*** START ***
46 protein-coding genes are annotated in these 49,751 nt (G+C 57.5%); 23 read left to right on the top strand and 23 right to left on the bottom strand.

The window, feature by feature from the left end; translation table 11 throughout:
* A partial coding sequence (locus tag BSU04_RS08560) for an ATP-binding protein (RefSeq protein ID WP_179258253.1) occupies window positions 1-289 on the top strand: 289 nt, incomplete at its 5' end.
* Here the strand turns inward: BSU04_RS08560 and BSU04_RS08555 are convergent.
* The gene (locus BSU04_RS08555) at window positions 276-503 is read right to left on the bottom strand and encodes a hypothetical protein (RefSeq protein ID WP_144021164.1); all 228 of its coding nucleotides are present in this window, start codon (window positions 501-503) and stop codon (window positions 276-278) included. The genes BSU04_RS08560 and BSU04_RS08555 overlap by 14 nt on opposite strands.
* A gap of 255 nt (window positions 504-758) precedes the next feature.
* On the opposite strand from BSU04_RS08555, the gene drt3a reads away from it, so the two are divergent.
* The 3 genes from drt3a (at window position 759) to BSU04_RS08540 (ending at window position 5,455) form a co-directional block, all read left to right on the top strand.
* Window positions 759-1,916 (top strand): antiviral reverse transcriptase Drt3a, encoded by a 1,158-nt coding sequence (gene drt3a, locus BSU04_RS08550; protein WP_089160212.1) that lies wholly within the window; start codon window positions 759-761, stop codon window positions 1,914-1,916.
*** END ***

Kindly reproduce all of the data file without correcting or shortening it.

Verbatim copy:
46 protein-coding genes are annotated in these 49,751 nt (G+C 57.5%); 23 read left to right on the top strand and 23 right to left on the bottom strand.

The window, feature by feature from the left end; translation table 11 throughout:
* A partial coding sequence (locus tag BSU04_RS08560) for an ATP-binding protein (RefSeq protein ID WP_179258253.1) occupies window positions 1-289 on the top strand: 289 nt, incomplete at its 5' end.
* Here the strand turns inward: BSU04_RS08560 and BSU04_RS08555 are convergent.
* The gene (locus BSU04_RS08555) at window positions 276-503 is read right to left on the bottom strand and encodes a hypothetical protein (RefSeq protein ID WP_144021164.1); all 228 of its coding nucleotides are present in this window, start codon (window positions 501-503) and stop codon (window positions 276-278) included. The genes BSU04_RS08560 and BSU04_RS08555 overlap by 14 nt on opposite strands.
* A gap of 255 nt (window positions 504-758) precedes the next feature.
* On the opposite strand from BSU04_RS08555, the gene drt3a reads away from it, so the two are divergent.
* The 3 genes from drt3a (at window position 759) to BSU04_RS08540 (ending at window position 5,455) form a co-directional block, all read left to right on the top strand.
* Window positions 759-1,916 (top strand): antiviral reverse transcriptase Drt3a, encoded by a 1,158-nt coding sequence (gene drt3a, locus BSU04_RS08550; protein WP_089160212.1) that lies wholly within the window; start codon window positions 759-761, stop codon window positions 1,914-1,916.